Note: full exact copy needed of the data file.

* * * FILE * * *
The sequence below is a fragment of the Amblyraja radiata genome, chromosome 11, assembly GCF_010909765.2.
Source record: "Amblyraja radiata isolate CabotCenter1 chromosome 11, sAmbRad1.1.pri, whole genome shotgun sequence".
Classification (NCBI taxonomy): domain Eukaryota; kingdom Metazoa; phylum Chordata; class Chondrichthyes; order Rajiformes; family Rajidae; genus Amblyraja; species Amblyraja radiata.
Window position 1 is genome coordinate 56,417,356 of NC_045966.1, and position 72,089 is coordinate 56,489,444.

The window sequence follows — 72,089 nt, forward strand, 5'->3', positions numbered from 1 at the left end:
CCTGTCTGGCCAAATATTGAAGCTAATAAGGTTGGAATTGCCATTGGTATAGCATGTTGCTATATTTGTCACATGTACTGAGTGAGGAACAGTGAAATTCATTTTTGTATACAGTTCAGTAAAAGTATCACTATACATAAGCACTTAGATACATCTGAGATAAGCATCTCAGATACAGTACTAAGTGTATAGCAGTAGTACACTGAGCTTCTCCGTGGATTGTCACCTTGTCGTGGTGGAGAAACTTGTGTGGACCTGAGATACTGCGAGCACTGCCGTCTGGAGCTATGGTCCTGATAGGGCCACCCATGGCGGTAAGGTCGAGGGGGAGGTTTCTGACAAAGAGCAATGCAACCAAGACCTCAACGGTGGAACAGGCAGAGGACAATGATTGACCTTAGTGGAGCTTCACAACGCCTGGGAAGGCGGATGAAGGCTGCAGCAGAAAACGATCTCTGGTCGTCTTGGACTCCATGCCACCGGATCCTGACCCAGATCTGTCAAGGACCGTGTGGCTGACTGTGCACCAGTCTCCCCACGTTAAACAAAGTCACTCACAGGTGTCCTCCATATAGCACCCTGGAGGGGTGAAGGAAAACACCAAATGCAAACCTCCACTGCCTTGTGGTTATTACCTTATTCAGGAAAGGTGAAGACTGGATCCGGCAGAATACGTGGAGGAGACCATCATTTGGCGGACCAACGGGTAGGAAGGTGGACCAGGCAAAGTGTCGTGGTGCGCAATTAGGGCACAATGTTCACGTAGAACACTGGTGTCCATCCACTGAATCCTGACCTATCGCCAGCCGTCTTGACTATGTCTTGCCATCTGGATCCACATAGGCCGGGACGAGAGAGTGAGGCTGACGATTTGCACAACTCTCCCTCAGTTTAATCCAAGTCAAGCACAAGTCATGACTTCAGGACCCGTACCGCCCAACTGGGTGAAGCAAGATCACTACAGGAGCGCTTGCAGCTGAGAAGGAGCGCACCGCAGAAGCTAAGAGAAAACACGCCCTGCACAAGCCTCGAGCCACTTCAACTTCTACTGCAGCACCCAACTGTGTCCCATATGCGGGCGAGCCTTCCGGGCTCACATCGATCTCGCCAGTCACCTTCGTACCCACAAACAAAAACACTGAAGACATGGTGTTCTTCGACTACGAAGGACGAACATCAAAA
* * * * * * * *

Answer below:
The sequence below is a fragment of the Amblyraja radiata genome, chromosome 11, assembly GCF_010909765.2.
Source record: "Amblyraja radiata isolate CabotCenter1 chromosome 11, sAmbRad1.1.pri, whole genome shotgun sequence".
Classification (NCBI taxonomy): domain Eukaryota; kingdom Metazoa; phylum Chordata; class Chondrichthyes; order Rajiformes; family Rajidae; genus Amblyraja; species Amblyraja radiata.
Window position 1 is genome coordinate 56,417,356 of NC_045966.1, and position 72,089 is coordinate 56,489,444.

The window sequence follows — 72,089 nt, forward strand, 5'->3', positions numbered from 1 at the left end:
CCTGTCTGGCCAAATATTGAAGCTAATAAGGTTGGAATTGCCATTGGTATAGCATGTTGCTATATTTGTCACATGTACTGAGTGAGGAACAGTGAAATTCATTTTTGTATACAGTTCAGTAAAAGTATCACTATACATAAGCACTTAGATACATCTGAGATAAGCATCTCAGATACAGTACTAAGTGTATAGCAGTAGTACACTGAGCTTCTCCGTGGATTGTCACCTTGTCGTGGTGGAGAAACTTGTGTGGACCTGAGATACTGCGAGCACTGCCGTCTGGAGCTATGGTCCTGATAGGGCCACCCATGGCGGTAAGGTCGAGGGGGAGGTTTCTGACAAAGAGCAATGCAACCAAGACCTCAACGGTGGAACAGGCAGAGGACAATGATTGACCTTAGTGGAGCTTCACAACGCCTGGGAAGGCGGATGAAGGCTGCAGCAGAAAACGATCTCTGGTCGTCTTGGACTCCATGCCACCGGATCCTGACCCAGATCTGTCAAGGACCGTGTGGCTGACTGTGCACCAGTCTCCCCACGTTAAACAAAGTCACTCACAGGTGTCCTCCATATAGCACCCTGGAGGGGTGAAGGAAAACACCAAATGCAAACCTCCACTGCCTTGTGGTTATTACCTTATTCAGGAAAGGTGAAGACTGGATCCGGCAGAATACGTGGAGGAGACCATCATTTGGCGGACCAACGGGTAGGAAGGTGGACCAGGCAAAGTGTCGTGGTGCGCAATTAGGGCACAATGTTCACGTAGAACACTGGTGTCCATCCACTGAATCCTGACCTATCGCCAGCCGTCTTGACTATGTCTTGCCATCTGGATCCACATAGGCCGGGACGAGAGAGTGAGGCTGACGATTTGCACAACTCTCCCTCAGTTTAATCCAAGTCAAGCACAAGTCATGACTTCAGGACCCGTACCGCCCAACTGGGTGAAGCAAGATCACTACAGGAGCGCTTGCAGCTGAGAAGGAGCGCACCGCAGAAGCTAAGAGAAAACACGCCCTGCACAAGCCTCGAGCCACTTCAACTTCTACTGCAGCACCCAACTGTGTCCCATATGCGGGCGAGCCTTCCGGGCTCACATCGATCTCGCCAGTCACCTTCGTACCCACAAACAAAAACACTGAAGACATGGTGTTCTTCGACTACGAAGGACGAACATCAAAA